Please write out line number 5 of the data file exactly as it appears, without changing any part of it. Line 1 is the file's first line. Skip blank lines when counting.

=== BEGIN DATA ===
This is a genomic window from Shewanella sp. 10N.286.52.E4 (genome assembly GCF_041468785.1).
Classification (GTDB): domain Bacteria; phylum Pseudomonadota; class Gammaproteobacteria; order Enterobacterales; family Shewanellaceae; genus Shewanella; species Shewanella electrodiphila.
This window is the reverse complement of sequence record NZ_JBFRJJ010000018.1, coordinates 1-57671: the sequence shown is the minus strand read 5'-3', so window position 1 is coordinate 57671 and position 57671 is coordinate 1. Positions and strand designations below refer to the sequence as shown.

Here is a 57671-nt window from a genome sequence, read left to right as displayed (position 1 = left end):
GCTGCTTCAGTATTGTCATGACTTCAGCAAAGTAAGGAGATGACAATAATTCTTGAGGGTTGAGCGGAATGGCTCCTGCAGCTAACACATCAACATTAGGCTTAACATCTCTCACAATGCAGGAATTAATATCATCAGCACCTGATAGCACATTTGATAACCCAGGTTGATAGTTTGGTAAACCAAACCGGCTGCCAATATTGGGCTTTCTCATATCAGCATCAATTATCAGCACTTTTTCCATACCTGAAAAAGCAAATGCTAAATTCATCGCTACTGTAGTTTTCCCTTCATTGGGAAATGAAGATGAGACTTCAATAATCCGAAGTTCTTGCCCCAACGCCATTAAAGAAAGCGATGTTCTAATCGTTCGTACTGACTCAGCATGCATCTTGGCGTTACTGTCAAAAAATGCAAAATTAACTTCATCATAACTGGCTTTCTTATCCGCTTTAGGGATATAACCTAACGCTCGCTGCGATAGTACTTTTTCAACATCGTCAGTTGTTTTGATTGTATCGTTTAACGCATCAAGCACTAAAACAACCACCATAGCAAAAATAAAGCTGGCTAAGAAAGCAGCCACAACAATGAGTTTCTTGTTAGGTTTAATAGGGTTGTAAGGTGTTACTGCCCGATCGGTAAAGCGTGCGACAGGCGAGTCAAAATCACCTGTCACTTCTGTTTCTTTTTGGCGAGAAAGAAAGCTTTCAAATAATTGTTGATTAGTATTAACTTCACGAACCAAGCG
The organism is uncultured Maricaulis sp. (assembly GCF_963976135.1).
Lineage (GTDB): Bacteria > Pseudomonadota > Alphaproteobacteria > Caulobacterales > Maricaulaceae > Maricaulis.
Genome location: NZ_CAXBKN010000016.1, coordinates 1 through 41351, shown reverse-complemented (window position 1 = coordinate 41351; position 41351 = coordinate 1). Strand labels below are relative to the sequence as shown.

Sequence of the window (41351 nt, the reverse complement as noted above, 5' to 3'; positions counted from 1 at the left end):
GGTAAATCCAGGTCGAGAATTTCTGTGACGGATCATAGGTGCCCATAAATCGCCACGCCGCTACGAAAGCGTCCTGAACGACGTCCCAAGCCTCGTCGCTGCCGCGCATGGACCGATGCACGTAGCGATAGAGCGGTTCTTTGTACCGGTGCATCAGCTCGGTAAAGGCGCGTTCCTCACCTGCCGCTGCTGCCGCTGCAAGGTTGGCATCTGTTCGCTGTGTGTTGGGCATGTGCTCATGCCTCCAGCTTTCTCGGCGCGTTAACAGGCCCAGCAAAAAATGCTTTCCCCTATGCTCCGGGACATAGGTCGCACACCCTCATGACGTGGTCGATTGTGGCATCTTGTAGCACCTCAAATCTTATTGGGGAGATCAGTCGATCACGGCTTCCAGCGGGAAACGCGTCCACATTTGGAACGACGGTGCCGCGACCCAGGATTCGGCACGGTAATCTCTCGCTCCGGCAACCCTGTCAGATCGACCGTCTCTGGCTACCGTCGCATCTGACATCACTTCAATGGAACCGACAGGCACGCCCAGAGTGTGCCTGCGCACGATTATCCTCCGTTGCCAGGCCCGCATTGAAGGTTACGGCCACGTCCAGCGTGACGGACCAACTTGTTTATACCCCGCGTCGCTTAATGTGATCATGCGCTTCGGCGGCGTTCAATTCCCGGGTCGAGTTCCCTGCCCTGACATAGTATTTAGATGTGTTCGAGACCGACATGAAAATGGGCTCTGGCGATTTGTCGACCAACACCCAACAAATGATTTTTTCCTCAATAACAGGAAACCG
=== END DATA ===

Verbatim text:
GCTGCTTCAGTATTGTCATGACTTCAGCAAAGTAAGGAGATGACAATAATTCTTGAGGGTTGAGCGGAATGGCTCCTGCAGCTAACACATCAACATTAGGCTTAACATCTCTCACAATGCAGGAATTAATATCATCAGCACCTGATAGCACATTTGATAACCCAGGTTGATAGTTTGGTAAACCAAACCGGCTGCCAATATTGGGCTTTCTCATATCAGCATCAATTATCAGCACTTTTTCCATACCTGAAAAAGCAAATGCTAAATTCATCGCTACTGTAGTTTTCCCTTCATTGGGAAATGAAGATGAGACTTCAATAATCCGAAGTTCTTGCCCCAACGCCATTAAAGAAAGCGATGTTCTAATCGTTCGTACTGACTCAGCATGCATCTTGGCGTTACTGTCAAAAAATGCAAAATTAACTTCATCATAACTGGCTTTCTTATCCGCTTTAGGGATATAACCTAACGCTCGCTGCGATAGTACTTTTTCAACATCGTCAGTTGTTTTGATTGTATCGTTTAACGCATCAAGCACTAAAACAACCACCATAGCAAAAATAAAGCTGGCTAAGAAAGCAGCCACAACAATGAGTTTCTTGTTAGGTTTAATAGGGTTGTAAGGTGTTACTGCCCGATCGGTAAAGCGTGCGACAGGCGAGTCAAAATCACCTGTCACTTCTGTTTCTTTTTGGCGAGAAAGAAAGCTTTCAAATAATTGTTGATTAGTATTAACTTCACGAACCAAGCG